Your internet use could change as ‘net neutrality’ ends

Your internet use could change as ‘net neutrality’ ends

Your internet use could change as ‘net neutrality’ ends

The principle was born as regulators, consumer advocates and internet companies voiced concern about what broadband companies could do with their power as the gateway to the internet - blocking or slowing down apps that rival their own services, for example.

Ajit Pai, the FCC chairman, led the repeal of the net neutrality rules and continued to argue that the new system will be better for consumers and provide companies with incentive to invest in more broadband internet access. Though whether anything will change depends on where you live, and what internet service providers choose to do with their newfound freedom.

"Cable and phone companies won't start misbehaving right away, because they know they're being watched", Evan Greer, deputy director of the digital rights group Fight for the Future, said in a statement.

Net neutrality ended six months after the FCC voted to scrub the previous rules, despite widespread public opposition to the decision. The disclosures are essentially a get-out-of-jail-free card-the new FCC regime specifically allows ISPs to block, throttle, or prioritize content in exchange for payment as long as the ISPs disclose the fact that they're doing so. If you need a brush up on what net neutrality was and what it meant for you, check out our story on that here. Others, including the governors of Montana and NY, used executive orders to force net neutrality. The chairman of the FCC Ajit Pai says, "Everybody in the internet economy is better off with a market-based approach".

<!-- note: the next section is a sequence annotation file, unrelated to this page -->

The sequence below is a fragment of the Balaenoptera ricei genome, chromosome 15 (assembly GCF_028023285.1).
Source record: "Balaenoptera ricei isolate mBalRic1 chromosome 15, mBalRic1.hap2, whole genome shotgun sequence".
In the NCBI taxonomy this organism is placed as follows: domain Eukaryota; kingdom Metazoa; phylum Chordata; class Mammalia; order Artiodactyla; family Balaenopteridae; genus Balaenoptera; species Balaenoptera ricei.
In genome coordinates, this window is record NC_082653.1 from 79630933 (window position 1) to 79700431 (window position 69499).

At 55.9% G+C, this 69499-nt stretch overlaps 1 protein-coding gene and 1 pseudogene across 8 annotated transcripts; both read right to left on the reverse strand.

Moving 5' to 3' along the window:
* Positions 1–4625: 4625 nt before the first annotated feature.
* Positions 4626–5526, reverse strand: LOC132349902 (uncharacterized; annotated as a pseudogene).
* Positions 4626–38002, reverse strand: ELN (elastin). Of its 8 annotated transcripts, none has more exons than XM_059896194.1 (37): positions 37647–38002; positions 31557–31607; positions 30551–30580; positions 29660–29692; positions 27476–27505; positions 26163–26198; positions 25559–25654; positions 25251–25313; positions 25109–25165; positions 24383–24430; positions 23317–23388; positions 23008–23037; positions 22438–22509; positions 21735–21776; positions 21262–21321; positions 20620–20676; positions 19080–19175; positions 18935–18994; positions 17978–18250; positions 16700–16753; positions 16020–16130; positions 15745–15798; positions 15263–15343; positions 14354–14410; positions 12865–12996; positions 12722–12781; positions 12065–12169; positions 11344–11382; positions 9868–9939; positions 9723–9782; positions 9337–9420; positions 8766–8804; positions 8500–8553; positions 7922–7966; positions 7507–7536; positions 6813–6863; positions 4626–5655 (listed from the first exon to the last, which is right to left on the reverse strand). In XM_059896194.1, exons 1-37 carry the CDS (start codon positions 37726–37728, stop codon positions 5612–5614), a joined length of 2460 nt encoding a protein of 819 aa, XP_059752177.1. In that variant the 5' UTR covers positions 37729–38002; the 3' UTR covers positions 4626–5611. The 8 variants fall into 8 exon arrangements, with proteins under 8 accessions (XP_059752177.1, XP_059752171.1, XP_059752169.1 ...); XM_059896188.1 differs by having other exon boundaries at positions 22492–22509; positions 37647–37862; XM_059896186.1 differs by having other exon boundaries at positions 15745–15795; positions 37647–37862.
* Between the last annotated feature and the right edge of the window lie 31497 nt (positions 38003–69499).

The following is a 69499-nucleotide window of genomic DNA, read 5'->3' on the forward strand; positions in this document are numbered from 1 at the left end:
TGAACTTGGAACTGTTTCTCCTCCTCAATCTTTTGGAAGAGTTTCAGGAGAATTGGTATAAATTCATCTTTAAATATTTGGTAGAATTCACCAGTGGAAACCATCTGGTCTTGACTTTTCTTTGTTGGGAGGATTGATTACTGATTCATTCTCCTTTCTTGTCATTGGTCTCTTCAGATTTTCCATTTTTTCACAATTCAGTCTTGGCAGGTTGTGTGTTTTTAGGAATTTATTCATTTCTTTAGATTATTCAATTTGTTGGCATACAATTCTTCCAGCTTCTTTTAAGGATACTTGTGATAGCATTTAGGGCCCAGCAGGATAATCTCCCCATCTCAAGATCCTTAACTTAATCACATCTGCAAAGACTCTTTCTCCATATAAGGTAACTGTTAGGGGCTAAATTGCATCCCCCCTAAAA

What exactly is net neutrality?

But as the Federal Communications Commission's repeal of the rules takes effect, states are pushing their own laws to protect their version of a free and open Internet.

The rules oblige Internet service providers, or ISPs, to enable access of all content and applications, regardless of the source, and without favoring or blocking particular products or websites.

Probably not. You won't even see the direct effects of this repeal immediately. Now the vote goes the House, which has until the end of the year to bring to a vote. "In 2015, the FCC stripped the FTC-the nation's premier consumer protection agency- of its authority over internet service providers".

The Senate voted 52-47 last month to overturn the FCC's plan, but the House, which is doesn't intend to take up the issue-making the Senate's move largely symbolic. Pai's administration announced its initial review of net neutrality practices over the summer, prompting tech companies like reddit and Netflix to simulate a slower Internet. The rules also banned paid prioritization, preventing any internet fast lane for those who paid a premium. Some states, like New Jersey, Washington, and California, have been actively working on state laws that would keep net neutrality alive within their jurisdictions.

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